Report: Antisemitism used as tool in Balkan disputes

Although there is a “low presence of antisemitism” and only a few thousand Jews remaining in Western Balkan countries, the issue is being appropriated for use in ongoing regional political disputes, says a new report published by the International Republican Institute NGO on Thursday.

“In a region where tensions between ethnic groups are often exacerbated by nationalist politics, both antisemitic speech and the fight against antisemitism are used as tools in regional or international political battles. Moreover, this is often done in concert with a deliberate adjusting of the historical facts to political needs,” the report says.

“Purposeful misinterpretation or utilisation of historical events in populist narratives represents a threat to peaceful democratic transition in the region,” the International Republican Institute argues.

The report, entitled ‘Antisemitic Discourse in the Western Balkans’, covers Albania, Bosnia and Herzegovina, Croatia, Kosovo, Montenegro, North Macedonia and Serbia, and is based on human rights reports, interviews with relevant stakeholders and monitoring of selected online media from January 2019 to May 2020.

“What seems to be specific to the Western Balkan region is the use of antisemitism (and often the use of a certain form of philosemitism) as a tool to sow or intensify regional conflicts,” it says.

“Holocaust remembrance was often used as a pretext for criticism of crimes of one ethnic group against another, and Holocaust crimes were used in many online media pieces as a comparison for crimes committed during the 1990s [wars],” it adds.

The report notes that Croatia is “still trying to cope with the problematic legacy of World War II”, when the Nazi-allied Independent State of Croatia, NDH, founded by the fascist Ustasa movement, “was responsible for the mass deportation and killing of Jews, Serbs and Roma, among others”.

“The [Croatian] government promotes historical memorialisation and Holocaust remembrance through various commemorative activities and educational curricula, while inadequately and ambiguously addressing controversial issues surrounding Ustasa symbols and historical revisionism,” the report adds.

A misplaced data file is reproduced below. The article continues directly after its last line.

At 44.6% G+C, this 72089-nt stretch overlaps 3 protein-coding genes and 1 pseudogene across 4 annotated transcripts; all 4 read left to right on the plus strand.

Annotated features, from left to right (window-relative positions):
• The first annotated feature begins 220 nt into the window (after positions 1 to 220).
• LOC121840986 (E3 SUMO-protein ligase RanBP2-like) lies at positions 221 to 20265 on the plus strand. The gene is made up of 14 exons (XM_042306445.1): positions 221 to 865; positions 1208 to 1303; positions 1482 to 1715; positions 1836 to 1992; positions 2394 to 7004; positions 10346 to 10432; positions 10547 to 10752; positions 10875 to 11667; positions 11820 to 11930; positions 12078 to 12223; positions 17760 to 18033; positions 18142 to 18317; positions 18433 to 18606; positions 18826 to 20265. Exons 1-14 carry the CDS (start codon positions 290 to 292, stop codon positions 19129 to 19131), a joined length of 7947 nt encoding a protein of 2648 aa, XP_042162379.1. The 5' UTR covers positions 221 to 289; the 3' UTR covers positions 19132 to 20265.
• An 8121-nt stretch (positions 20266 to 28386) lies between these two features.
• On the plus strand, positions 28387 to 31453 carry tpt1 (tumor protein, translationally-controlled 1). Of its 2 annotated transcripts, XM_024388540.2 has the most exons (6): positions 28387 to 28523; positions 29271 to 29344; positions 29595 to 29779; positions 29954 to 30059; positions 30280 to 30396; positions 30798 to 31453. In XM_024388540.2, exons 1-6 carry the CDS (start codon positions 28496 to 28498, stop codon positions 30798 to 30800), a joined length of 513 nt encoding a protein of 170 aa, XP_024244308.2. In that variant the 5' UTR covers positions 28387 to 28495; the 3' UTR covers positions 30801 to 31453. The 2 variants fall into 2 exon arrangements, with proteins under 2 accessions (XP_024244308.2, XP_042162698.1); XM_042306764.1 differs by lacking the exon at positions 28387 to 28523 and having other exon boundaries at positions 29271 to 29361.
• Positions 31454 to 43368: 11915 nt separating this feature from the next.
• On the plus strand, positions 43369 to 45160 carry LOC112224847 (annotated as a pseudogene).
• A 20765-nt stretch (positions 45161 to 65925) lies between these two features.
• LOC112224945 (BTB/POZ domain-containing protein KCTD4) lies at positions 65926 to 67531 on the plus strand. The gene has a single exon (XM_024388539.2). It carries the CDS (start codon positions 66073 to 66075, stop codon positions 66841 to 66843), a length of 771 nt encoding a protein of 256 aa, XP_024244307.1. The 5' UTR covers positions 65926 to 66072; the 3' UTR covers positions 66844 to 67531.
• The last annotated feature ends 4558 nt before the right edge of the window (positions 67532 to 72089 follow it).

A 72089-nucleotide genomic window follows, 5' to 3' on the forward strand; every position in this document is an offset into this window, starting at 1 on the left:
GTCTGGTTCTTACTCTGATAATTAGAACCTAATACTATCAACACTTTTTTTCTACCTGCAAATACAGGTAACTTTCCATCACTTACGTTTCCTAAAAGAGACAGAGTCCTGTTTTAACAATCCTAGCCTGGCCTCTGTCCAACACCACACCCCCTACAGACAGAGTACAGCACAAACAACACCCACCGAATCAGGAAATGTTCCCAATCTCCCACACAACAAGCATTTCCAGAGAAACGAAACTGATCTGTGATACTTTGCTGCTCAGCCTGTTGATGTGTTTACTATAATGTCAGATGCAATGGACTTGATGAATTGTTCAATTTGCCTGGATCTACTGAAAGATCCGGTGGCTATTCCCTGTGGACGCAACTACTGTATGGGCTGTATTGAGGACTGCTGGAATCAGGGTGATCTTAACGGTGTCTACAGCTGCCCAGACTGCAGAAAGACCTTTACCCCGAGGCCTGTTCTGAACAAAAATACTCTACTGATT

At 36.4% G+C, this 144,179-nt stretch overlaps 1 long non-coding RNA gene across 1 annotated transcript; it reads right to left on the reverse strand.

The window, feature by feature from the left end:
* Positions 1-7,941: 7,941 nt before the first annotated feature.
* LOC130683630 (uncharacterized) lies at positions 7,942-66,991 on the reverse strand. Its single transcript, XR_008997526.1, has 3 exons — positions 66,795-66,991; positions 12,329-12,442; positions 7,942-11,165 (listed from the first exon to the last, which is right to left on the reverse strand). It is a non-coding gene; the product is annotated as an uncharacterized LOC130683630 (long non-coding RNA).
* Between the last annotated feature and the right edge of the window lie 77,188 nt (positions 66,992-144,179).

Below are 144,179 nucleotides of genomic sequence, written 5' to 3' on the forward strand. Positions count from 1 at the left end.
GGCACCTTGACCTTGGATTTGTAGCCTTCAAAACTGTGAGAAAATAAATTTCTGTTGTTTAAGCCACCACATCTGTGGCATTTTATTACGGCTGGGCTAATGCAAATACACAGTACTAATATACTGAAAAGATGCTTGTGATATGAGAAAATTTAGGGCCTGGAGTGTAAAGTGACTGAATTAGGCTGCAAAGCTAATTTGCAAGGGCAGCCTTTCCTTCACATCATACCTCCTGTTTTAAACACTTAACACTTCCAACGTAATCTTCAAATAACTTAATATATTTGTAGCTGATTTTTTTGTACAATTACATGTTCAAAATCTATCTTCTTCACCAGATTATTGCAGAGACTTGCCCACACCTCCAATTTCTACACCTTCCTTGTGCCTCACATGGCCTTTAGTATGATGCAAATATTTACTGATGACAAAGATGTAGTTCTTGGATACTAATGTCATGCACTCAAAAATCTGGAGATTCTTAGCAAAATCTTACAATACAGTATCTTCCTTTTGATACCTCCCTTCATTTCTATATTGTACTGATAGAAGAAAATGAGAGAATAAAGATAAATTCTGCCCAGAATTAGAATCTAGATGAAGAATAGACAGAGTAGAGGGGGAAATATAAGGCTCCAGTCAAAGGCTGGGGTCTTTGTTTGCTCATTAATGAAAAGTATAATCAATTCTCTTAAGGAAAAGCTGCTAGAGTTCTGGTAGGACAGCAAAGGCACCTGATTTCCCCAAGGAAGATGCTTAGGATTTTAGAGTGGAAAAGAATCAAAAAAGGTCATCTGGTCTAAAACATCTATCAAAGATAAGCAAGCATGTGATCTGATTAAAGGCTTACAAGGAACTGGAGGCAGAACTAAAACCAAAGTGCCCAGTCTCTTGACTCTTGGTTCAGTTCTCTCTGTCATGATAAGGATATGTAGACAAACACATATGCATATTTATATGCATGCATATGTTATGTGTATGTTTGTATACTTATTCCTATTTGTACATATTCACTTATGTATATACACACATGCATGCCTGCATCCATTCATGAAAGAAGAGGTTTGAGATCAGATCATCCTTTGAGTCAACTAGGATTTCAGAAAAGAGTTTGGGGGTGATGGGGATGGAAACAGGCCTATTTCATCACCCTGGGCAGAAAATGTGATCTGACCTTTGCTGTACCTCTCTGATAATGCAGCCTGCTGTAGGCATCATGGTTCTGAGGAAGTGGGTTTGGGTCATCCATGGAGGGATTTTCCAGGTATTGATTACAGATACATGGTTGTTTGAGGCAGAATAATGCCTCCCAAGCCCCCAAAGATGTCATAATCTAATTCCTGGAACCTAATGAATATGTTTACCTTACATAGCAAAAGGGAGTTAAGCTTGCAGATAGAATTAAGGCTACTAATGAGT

Serbian political leaders stress good relations with the country’s tiny remaining Jewish population ad with Israel, but the issue is sometimes used to also identify Serbs as victims during World War II and in the 1990s wars.

“It is used in a bid to express the extent of Serbian suffering in history, especially during the NDH [Independent State of Croatia] period [in WWII],” the report says.

However, the involvement of Serbia’s WWII-era Nazi puppet government in “sending Jews to their deaths” is often ignored, it adds.

In Albania, the report concludes that “the most prominent [antisemitic] narratives were rhetoric and conspiracy theories regarding [US billionaire financier and philanthropist] George Soros’s role in influencing and even controlling political processes in Albania”.

In Bosnia and Herzegovina, monitoring results showed that antisemitism was expressed as “hatred toward local Jews, and Jews in general, for the actions of Israel against Palestinians”.

“The amount and severity of these antisemitic instances and hate speech against Jews were worrying and actions should be taken to address them,” it urges.

In Kosovo, the reports notes that “antisemitism is limited to certain more radical religious elements”, while in North Macedonia, antisemitic sentiments are rare and is mainly expressed in comments on social media that “often contain well-known conspiratorial stereotypes” about Jews, the report says.

In Montenegro, antisemitism is also “not a substantial presence in society or the media”, it concludes.

The report states that there are now fewer than 5,000 Jews living in the seven countries that were analysed.

Source: Balkan insight